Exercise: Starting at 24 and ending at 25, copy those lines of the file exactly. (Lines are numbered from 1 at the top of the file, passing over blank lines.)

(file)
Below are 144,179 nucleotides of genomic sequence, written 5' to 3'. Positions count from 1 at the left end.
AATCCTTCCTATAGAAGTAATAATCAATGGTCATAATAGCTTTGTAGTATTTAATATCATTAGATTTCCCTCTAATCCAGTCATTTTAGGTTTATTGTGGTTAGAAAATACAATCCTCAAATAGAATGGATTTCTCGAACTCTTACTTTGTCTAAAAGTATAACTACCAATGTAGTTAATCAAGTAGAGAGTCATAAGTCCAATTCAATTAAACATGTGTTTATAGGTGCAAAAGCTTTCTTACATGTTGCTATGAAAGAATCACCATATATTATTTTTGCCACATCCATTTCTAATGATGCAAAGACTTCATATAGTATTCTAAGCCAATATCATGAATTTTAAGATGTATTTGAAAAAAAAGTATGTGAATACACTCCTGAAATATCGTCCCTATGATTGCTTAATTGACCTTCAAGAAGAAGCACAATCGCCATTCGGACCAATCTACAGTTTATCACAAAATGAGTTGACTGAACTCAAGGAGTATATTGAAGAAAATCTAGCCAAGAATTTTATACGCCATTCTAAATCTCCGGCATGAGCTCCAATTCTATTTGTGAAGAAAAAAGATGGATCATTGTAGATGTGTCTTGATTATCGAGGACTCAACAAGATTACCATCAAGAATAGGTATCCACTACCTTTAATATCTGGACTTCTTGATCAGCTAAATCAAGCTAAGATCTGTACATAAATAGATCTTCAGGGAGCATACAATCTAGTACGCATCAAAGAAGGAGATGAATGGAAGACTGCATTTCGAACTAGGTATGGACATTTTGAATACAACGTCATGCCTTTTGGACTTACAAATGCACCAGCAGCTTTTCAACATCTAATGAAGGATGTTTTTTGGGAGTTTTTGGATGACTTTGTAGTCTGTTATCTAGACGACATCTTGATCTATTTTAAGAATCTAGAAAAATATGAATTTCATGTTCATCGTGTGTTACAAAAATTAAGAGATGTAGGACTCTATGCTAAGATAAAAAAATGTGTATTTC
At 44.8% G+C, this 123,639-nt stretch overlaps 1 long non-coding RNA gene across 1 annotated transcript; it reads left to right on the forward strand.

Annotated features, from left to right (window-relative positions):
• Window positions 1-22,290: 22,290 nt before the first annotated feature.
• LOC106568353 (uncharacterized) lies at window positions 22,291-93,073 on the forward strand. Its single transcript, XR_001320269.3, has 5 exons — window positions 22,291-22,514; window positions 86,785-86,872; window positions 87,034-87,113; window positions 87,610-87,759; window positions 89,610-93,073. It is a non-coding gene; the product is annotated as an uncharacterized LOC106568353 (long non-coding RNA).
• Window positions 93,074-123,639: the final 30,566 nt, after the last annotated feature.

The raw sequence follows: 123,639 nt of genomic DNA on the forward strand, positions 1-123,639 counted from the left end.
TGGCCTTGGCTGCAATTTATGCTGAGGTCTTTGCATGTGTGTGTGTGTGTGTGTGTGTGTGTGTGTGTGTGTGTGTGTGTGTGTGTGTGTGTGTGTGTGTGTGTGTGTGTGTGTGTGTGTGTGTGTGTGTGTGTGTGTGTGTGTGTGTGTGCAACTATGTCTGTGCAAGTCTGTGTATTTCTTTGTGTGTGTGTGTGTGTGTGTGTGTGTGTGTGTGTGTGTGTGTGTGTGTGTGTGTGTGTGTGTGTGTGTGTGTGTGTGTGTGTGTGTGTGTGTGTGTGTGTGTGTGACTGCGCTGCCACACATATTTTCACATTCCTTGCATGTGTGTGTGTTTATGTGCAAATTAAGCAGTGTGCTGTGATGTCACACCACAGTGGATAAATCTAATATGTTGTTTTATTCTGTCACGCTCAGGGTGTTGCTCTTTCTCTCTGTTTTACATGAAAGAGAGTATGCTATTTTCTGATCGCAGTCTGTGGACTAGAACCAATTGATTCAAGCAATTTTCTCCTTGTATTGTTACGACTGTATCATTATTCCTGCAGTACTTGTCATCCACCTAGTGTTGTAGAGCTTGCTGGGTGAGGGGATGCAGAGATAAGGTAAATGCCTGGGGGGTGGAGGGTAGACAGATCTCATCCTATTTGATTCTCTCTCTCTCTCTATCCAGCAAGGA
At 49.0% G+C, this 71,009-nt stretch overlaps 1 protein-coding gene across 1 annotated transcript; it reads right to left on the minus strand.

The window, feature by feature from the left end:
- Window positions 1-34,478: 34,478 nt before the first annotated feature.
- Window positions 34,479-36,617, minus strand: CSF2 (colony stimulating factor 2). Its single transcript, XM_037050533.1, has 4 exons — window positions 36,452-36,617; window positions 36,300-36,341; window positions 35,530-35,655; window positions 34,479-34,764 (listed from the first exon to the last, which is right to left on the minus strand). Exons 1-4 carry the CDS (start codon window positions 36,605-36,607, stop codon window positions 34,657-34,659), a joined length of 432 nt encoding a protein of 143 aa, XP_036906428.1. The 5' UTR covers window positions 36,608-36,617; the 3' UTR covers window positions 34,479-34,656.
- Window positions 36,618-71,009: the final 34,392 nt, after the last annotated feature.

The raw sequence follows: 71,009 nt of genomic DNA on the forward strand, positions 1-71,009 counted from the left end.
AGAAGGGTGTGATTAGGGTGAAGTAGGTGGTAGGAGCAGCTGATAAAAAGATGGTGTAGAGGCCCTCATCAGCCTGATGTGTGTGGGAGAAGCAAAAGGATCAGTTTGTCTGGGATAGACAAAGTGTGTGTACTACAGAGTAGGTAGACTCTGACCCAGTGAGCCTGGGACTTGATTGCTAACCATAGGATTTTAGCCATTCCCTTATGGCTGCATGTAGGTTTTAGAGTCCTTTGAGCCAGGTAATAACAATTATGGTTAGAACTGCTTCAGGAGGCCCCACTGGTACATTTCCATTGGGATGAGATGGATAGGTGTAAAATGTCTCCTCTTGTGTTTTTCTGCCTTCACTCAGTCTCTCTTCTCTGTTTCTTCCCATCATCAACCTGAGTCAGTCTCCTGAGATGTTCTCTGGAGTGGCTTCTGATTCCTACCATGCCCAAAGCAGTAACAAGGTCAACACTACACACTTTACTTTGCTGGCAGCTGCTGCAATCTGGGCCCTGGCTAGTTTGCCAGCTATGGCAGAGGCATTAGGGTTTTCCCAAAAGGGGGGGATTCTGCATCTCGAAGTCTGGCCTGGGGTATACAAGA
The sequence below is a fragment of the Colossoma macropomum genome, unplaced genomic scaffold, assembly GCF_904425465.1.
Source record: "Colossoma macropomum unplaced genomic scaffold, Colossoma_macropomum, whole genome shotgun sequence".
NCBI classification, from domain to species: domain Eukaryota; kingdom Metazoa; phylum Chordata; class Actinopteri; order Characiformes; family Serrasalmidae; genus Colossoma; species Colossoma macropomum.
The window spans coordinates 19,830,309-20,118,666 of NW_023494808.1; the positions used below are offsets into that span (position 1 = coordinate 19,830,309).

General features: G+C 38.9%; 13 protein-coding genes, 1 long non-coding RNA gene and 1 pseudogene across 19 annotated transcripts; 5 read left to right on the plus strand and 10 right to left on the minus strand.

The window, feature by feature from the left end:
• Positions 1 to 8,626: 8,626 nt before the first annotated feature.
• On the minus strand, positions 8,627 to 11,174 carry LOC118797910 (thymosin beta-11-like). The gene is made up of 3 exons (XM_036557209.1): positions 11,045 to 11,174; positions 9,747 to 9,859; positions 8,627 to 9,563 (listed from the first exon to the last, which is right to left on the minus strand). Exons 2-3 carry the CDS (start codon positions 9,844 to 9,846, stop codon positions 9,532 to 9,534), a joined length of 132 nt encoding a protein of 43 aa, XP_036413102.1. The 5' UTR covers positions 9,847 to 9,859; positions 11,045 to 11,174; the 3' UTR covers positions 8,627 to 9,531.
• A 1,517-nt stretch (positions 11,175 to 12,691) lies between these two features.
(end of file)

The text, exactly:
• On the minus strand, positions 8,627 to 11,174 carry LOC118797910 (thymosin beta-11-like). The gene is made up of 3 exons (XM_036557209.1): positions 11,045 to 11,174; positions 9,747 to 9,859; positions 8,627 to 9,563 (listed from the first exon to the last, which is right to left on the minus strand). Exons 2-3 carry the CDS (start codon positions 9,844 to 9,846, stop codon positions 9,532 to 9,534), a joined length of 132 nt encoding a protein of 43 aa, XP_036413102.1. The 5' UTR covers positions 9,847 to 9,859; positions 11,045 to 11,174; the 3' UTR covers positions 8,627 to 9,531.
• A 1,517-nt stretch (positions 11,175 to 12,691) lies between these two features.